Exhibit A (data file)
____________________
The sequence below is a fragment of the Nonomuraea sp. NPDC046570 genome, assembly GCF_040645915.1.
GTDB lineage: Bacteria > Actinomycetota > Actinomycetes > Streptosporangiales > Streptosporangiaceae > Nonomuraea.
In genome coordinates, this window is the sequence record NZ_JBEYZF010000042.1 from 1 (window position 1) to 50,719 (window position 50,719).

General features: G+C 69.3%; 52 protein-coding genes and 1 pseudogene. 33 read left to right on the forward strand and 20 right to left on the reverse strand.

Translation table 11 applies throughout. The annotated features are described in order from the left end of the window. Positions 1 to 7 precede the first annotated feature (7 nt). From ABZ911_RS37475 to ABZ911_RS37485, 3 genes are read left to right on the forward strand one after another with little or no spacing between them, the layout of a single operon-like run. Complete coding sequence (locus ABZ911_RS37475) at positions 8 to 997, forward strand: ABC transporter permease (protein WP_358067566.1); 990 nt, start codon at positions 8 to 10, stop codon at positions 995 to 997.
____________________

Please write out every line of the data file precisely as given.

The sequence below is a fragment of the Nonomuraea sp. NPDC046570 genome, assembly GCF_040645915.1.
GTDB lineage: Bacteria > Actinomycetota > Actinomycetes > Streptosporangiales > Streptosporangiaceae > Nonomuraea.
In genome coordinates, this window is the sequence record NZ_JBEYZF010000042.1 from 1 (window position 1) to 50,719 (window position 50,719).

General features: G+C 69.3%; 52 protein-coding genes and 1 pseudogene. 33 read left to right on the forward strand and 20 right to left on the reverse strand.

Translation table 11 applies throughout. The annotated features are described in order from the left end of the window. Positions 1 to 7 precede the first annotated feature (7 nt). From ABZ911_RS37475 to ABZ911_RS37485, 3 genes are read left to right on the forward strand one after another with little or no spacing between them, the layout of a single operon-like run. Complete coding sequence (locus ABZ911_RS37475) at positions 8 to 997, forward strand: ABC transporter permease (protein WP_358067566.1); 990 nt, start codon at positions 8 to 10, stop codon at positions 995 to 997.